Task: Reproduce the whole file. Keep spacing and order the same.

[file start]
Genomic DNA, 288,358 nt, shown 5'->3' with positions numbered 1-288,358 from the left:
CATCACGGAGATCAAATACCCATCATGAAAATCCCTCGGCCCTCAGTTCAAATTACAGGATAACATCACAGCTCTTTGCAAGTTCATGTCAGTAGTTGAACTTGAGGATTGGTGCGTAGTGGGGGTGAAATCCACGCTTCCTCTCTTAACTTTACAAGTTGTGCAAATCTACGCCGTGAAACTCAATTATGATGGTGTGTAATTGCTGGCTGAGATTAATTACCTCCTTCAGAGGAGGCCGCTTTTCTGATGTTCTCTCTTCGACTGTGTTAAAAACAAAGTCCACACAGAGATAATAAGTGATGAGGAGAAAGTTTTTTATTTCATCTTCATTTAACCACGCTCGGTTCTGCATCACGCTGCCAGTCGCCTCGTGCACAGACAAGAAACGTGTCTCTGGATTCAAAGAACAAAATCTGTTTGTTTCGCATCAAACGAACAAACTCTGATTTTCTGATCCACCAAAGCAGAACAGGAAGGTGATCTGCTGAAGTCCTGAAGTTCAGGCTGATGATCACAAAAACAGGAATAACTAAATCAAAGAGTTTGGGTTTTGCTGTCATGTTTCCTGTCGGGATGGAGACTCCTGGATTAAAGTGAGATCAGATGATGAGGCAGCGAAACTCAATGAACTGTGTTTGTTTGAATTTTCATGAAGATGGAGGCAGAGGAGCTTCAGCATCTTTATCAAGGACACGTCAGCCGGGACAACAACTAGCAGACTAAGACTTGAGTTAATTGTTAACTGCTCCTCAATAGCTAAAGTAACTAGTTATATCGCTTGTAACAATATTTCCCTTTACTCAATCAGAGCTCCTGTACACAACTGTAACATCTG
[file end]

Genomic DNA, 288,358 nt, shown 5'->3' with positions numbered 1-288,358 from the left:
CATCACGGAGATCAAATACCCATCATGAAAATCCCTCGGCCCTCAGTTCAAATTACAGGATAACATCACAGCTCTTTGCAAGTTCATGTCAGTAGTTGAACTTGAGGATTGGTGCGTAGTGGGGGTGAAATCCACGCTTCCTCTCTTAACTTTACAAGTTGTGCAAATCTACGCCGTGAAACTCAATTATGATGGTGTGTAATTGCTGGCTGAGATTAATTACCTCCTTCAGAGGAGGCCGCTTTTCTGATGTTCTCTCTTCGACTGTGTTAAAAACAAAGTCCACACAGAGATAATAAGTGATGAGGAGAAAGTTTTTTATTTCATCTTCATTTAACCACGCTCGGTTCTGCATCACGCTGCCAGTCGCCTCGTGCACAGACAAGAAACGTGTCTCTGGATTCAAAGAACAAAATCTGTTTGTTTCGCATCAAACGAACAAACTCTGATTTTCTGATCCACCAAAGCAGAACAGGAAGGTGATCTGCTGAAGTCCTGAAGTTCAGGCTGATGATCACAAAAACAGGAATAACTAAATCAAAGAGTTTGGGTTTTGCTGTCATGTTTCCTGTCGGGATGGAGACTCCTGGATTAAAGTGAGATCAGATGATGAGGCAGCGAAACTCAATGAACTGTGTTTGTTTGAATTTTCATGAAGATGGAGGCAGAGGAGCTTCAGCATCTTTATCAAGGACACGTCAGCCGGGACAACAACTAGCAGACTAAGACTTGAGTTAATTGTTAACTGCTCCTCAATAGCTAAAGTAACTAGTTATATCGCTTGTAACAATATTTCCCTTTACTCAATCAGAGCTCCTGTACACAACTGTAACATCTG